Libyan rebels lose hold of western town

'The situation is dangerous'

BENGHAZI, Libya- Forces loyal to Libyan leader Moamer Gathafi entered the western town of Zuwarah on Monday after clashes with rebels in which at least one person was killed, a witness said.
"Gathafi's militias and forces entered the town today. Youths were chanting peaceful slogans that they did not want any fighting but they came under fire," the resident, who took part in the demonstration, said.
"There was an exchange of gunfire. A young man of about 30 was killed and another lost a leg. There were other wounded," he said, asking not to be named.
"There is no more shooting now but the situation is dangerous," the source added. Zuwarah, which in normal times has 20,000 residents, has turned into a ghost town.
A pro-Gathafi source gave the same death toll. "The armed forces now control the town and they are pursuing armed elements in the town," 120 kilometres (75 miles) west of Tripoli, he said.
Most residents of Zuwarah are non-Arab Amazighs of Berber origin, who make up 10 percent of the Libyan population and mainly live in the western mountains or southern deserts.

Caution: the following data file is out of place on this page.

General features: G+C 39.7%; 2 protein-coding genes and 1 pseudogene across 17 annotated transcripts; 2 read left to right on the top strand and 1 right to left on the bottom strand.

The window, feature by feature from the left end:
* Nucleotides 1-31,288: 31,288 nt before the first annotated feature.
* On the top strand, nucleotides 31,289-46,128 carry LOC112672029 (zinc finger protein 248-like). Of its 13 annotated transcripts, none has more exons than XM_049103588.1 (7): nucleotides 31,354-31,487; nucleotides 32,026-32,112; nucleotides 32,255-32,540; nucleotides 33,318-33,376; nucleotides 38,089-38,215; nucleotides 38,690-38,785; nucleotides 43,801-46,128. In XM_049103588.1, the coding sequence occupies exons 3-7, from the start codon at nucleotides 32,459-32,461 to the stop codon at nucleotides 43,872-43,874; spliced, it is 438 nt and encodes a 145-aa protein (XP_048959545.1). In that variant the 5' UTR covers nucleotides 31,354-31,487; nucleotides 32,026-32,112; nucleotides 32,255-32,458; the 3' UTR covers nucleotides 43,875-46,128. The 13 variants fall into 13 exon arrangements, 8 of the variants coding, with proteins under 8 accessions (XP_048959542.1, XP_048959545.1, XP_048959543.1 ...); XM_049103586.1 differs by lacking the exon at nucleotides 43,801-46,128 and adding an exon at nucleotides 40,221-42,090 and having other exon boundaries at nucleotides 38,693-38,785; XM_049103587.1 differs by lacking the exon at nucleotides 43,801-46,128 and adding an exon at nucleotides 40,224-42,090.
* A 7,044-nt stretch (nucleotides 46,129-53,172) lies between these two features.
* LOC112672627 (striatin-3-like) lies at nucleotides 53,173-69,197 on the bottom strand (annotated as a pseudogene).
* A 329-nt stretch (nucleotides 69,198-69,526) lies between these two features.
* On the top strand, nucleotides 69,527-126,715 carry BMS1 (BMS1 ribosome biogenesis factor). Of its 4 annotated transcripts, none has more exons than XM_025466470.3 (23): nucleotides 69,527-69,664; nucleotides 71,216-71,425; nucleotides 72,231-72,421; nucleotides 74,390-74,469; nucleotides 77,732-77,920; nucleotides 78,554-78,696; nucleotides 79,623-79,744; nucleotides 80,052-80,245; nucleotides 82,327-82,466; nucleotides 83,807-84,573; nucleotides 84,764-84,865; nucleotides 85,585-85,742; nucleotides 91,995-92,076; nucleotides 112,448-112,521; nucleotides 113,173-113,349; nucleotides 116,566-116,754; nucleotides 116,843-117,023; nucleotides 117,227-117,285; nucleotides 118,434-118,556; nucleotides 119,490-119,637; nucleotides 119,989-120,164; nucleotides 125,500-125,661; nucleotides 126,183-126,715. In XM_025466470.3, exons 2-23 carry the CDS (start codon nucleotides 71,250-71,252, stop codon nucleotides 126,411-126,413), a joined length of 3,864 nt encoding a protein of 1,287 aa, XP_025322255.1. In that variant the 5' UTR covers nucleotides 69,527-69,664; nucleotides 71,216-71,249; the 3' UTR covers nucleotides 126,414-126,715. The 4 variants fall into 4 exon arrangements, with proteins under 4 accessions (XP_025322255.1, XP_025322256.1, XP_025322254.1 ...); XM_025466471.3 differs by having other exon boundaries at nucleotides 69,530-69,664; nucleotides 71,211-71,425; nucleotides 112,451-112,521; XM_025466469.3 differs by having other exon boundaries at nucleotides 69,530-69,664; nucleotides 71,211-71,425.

Gathafi denies their existence and they complain of being marginalised and deprived of their cultural and linguistic identity.
A government-organised media trip 10 days earlier from Tripoli west to the Tunisian border passed through Zuwarah, where journalists saw clear traces of violence from clashes between anti-regime protesters and security forces.
Group of Eight powers are divided over military intervention in Libya, France's Foreign Minister Alain Juppe said Tuesday, as the countries met to discuss proposals for a no-fly zone there.
"For the moment I have not convinced them," Juppe said on Europe 1 radio, referring to his talks with fellow G8 foreign ministers which began on Monday night.
France is pushing for a no-fly zone that would ground Libyan aircraft to protect its people from assault by forces loyal to Gathafi, and has even raised the prospect of targeted air strikes.
The United States, Russia and European Union countries had reacted cautiously to the no-fly zone proposal ahead of the Paris gathering.